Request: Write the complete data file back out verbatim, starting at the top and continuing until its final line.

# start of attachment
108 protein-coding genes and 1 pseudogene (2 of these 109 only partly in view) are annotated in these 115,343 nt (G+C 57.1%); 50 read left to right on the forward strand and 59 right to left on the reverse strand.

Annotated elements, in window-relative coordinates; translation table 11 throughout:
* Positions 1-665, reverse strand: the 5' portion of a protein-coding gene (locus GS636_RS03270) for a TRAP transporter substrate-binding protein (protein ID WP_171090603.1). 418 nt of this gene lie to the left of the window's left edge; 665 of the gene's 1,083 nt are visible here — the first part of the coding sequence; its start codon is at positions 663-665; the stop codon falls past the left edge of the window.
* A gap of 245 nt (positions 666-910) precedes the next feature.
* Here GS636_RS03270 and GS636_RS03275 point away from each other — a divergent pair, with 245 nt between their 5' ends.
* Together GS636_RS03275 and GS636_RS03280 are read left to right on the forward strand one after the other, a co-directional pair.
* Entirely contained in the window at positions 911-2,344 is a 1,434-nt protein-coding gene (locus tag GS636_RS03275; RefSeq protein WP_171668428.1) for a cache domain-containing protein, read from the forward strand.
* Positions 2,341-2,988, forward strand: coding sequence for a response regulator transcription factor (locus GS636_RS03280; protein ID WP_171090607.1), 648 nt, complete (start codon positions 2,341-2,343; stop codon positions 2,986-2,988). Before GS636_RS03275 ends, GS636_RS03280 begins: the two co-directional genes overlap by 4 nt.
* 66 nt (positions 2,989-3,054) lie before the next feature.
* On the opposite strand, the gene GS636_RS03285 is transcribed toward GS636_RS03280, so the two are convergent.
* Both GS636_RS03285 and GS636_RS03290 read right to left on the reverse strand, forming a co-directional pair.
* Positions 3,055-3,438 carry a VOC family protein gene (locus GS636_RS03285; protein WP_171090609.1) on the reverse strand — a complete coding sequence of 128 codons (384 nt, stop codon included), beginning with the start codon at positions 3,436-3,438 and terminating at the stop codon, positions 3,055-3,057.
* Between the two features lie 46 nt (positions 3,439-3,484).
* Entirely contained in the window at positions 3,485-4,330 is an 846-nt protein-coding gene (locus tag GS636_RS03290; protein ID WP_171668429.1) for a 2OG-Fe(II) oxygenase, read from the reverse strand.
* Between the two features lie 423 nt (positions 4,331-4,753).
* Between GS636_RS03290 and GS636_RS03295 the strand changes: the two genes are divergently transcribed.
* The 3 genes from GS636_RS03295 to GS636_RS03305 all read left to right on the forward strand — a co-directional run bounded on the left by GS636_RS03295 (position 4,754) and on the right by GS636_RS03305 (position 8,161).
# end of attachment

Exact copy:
108 protein-coding genes and 1 pseudogene (2 of these 109 only partly in view) are annotated in these 115,343 nt (G+C 57.1%); 50 read left to right on the forward strand and 59 right to left on the reverse strand.

Annotated elements, in window-relative coordinates; translation table 11 throughout:
* Positions 1-665, reverse strand: the 5' portion of a protein-coding gene (locus GS636_RS03270) for a TRAP transporter substrate-binding protein (protein ID WP_171090603.1). 418 nt of this gene lie to the left of the window's left edge; 665 of the gene's 1,083 nt are visible here — the first part of the coding sequence; its start codon is at positions 663-665; the stop codon falls past the left edge of the window.
* A gap of 245 nt (positions 666-910) precedes the next feature.
* Here GS636_RS03270 and GS636_RS03275 point away from each other — a divergent pair, with 245 nt between their 5' ends.
* Together GS636_RS03275 and GS636_RS03280 are read left to right on the forward strand one after the other, a co-directional pair.
* Entirely contained in the window at positions 911-2,344 is a 1,434-nt protein-coding gene (locus tag GS636_RS03275; RefSeq protein WP_171668428.1) for a cache domain-containing protein, read from the forward strand.
* Positions 2,341-2,988, forward strand: coding sequence for a response regulator transcription factor (locus GS636_RS03280; protein ID WP_171090607.1), 648 nt, complete (start codon positions 2,341-2,343; stop codon positions 2,986-2,988). Before GS636_RS03275 ends, GS636_RS03280 begins: the two co-directional genes overlap by 4 nt.
* 66 nt (positions 2,989-3,054) lie before the next feature.
* On the opposite strand, the gene GS636_RS03285 is transcribed toward GS636_RS03280, so the two are convergent.
* Both GS636_RS03285 and GS636_RS03290 read right to left on the reverse strand, forming a co-directional pair.
* Positions 3,055-3,438 carry a VOC family protein gene (locus GS636_RS03285; protein WP_171090609.1) on the reverse strand — a complete coding sequence of 128 codons (384 nt, stop codon included), beginning with the start codon at positions 3,436-3,438 and terminating at the stop codon, positions 3,055-3,057.
* Between the two features lie 46 nt (positions 3,439-3,484).
* Entirely contained in the window at positions 3,485-4,330 is an 846-nt protein-coding gene (locus tag GS636_RS03290; protein ID WP_171668429.1) for a 2OG-Fe(II) oxygenase, read from the reverse strand.
* Between the two features lie 423 nt (positions 4,331-4,753).
* Between GS636_RS03290 and GS636_RS03295 the strand changes: the two genes are divergently transcribed.
* The 3 genes from GS636_RS03295 to GS636_RS03305 all read left to right on the forward strand — a co-directional run bounded on the left by GS636_RS03295 (position 4,754) and on the right by GS636_RS03305 (position 8,161).